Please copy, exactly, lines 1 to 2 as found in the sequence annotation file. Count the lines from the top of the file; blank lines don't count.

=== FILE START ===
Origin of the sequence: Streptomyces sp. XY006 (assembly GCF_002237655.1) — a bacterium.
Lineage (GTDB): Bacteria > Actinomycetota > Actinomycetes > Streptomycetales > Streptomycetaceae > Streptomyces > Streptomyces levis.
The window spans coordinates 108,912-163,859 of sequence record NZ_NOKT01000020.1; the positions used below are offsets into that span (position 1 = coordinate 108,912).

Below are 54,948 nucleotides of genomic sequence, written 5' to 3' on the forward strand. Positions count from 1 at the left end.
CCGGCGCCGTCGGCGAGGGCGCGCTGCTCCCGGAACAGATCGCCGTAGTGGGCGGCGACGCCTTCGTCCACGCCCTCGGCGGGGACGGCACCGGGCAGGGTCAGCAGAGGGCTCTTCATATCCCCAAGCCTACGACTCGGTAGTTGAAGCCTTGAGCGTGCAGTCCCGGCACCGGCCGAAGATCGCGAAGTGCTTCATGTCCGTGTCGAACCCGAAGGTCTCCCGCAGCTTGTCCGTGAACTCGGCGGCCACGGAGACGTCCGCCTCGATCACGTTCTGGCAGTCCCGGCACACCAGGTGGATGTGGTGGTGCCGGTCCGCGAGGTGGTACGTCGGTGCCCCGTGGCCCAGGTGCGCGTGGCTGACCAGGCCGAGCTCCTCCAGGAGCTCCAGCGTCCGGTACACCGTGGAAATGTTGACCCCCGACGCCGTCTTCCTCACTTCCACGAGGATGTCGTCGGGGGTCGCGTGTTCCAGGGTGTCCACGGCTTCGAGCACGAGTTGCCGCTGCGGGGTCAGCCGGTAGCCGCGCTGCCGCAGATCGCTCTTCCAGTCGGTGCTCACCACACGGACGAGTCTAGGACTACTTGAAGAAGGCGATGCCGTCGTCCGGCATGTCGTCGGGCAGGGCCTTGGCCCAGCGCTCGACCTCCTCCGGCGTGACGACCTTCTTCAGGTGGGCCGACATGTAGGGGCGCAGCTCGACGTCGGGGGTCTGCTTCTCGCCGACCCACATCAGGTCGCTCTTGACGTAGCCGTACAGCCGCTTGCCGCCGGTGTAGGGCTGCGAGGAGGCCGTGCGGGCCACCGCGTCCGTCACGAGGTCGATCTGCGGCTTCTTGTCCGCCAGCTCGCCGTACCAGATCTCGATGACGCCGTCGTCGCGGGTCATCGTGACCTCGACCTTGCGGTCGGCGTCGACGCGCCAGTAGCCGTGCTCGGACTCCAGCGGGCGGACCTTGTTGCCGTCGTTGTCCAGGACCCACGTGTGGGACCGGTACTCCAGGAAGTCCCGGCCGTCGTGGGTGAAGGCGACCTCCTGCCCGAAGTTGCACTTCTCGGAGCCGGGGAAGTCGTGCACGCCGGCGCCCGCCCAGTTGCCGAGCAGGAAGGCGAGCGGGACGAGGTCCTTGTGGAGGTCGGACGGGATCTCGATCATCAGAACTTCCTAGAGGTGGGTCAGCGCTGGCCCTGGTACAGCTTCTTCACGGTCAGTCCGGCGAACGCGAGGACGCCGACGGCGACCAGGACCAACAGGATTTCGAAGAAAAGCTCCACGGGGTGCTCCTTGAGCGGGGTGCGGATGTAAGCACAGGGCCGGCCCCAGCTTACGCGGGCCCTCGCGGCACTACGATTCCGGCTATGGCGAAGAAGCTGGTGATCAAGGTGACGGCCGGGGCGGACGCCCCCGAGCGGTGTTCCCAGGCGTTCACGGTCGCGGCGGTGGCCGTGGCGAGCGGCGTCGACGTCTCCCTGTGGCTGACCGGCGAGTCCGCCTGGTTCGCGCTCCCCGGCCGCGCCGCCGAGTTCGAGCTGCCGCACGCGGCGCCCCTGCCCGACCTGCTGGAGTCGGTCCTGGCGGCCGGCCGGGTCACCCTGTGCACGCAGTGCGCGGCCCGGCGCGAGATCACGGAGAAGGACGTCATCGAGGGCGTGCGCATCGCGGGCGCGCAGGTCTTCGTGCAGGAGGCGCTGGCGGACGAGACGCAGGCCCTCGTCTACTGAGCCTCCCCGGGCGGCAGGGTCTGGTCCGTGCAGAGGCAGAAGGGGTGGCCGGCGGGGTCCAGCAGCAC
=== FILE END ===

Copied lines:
Origin of the sequence: Streptomyces sp. XY006 (assembly GCF_002237655.1) — a bacterium.
Lineage (GTDB): Bacteria > Actinomycetota > Actinomycetes > Streptomycetales > Streptomycetaceae > Streptomyces > Streptomyces levis.